春卷 (Chūnjuǎn, Spring rolls) are julienned vegetables, sometimes with a bit of noodles, sometimes with a bit of minced meat, wrapped with a flour dough skin and pan- or deep-fried. They are a filled roll. You can see the different varieties by country here: http://en.wikipedia.org/wiki/Spring_roll Spring roll: 鸡蛋卷 (Jīdàn juǎn, Egg rolls) are many different ...


14

Based on your photo, this is most likely a wagashi (Japanese sweet) called daifuku in Japanese. It's got an outer layer made from cooked glutinous rice that has been pounded and kneaded aggressively until smooth, which is called mochi. The inside is often a red bean paste made from a bean called azuki in Japanese (or adzuki in an odd English-language ...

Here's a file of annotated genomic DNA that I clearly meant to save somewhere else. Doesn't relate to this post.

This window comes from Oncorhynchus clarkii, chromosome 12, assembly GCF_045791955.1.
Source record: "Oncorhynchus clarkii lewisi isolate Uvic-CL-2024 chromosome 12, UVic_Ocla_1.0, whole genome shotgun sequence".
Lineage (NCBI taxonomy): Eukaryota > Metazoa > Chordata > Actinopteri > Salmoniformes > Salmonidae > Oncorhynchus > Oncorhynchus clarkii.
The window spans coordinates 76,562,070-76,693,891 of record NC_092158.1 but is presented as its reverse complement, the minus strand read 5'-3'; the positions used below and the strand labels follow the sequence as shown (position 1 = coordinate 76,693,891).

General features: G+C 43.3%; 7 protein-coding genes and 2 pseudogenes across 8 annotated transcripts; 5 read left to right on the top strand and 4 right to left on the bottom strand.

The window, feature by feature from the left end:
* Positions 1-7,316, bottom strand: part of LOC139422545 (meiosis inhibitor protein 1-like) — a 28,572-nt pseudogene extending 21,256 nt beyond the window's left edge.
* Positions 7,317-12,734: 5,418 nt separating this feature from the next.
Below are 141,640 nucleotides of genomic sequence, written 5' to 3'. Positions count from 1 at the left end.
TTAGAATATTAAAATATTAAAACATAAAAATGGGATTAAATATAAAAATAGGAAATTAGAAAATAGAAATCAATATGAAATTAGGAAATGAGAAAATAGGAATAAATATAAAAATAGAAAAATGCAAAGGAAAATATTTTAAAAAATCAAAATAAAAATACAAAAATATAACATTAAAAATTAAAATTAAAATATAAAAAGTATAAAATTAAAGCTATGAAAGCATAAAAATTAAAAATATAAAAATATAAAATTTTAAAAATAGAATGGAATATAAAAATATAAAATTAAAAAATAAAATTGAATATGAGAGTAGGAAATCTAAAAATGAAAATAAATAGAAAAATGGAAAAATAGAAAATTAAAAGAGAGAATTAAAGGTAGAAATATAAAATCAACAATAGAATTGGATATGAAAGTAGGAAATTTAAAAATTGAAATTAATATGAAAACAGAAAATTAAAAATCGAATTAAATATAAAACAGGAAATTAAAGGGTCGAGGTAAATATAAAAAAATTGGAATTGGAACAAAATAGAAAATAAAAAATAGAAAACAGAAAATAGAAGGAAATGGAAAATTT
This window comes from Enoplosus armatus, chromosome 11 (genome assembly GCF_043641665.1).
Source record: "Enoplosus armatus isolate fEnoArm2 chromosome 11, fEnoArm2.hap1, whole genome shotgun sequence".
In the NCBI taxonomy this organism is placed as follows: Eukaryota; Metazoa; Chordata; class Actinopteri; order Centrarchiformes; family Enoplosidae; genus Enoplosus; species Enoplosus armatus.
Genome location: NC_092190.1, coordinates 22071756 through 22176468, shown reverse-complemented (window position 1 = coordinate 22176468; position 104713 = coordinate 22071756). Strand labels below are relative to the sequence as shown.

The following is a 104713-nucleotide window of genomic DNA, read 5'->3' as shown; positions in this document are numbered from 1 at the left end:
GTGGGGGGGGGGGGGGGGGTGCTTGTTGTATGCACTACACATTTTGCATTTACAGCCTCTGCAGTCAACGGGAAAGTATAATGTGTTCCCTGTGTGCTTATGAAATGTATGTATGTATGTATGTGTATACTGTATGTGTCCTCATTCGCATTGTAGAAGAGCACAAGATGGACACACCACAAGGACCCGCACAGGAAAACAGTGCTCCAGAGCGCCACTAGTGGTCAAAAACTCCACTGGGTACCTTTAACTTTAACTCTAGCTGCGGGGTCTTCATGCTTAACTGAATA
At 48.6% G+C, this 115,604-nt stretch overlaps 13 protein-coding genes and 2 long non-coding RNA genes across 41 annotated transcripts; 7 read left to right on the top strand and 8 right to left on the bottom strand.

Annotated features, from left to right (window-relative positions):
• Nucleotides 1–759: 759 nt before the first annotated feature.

12

Round lo mein noodles look veeeeery similar to spaghetti: Spaghetti Lo mein The biggest difference, ingredient-wise is that dried pasta (mostly?) does not contain eggs and lo mein noodles do. I know that at least once shopping mall food court chinese food place I've eaten from uses spaghetti for their lo mein. It's kind of obvious, but it's not bad. I ...


11

The first thing that caught my eye was the soy sauce. However, I think the real culprit here is the miso. From Wikipedia: Typically, miso is salty, but its flavor and aroma depend on various factors in the ingredients and fermentation process. Different varieties of miso have been described as salty, sweet, earthy, fruity, and savory. About red miso, ...


10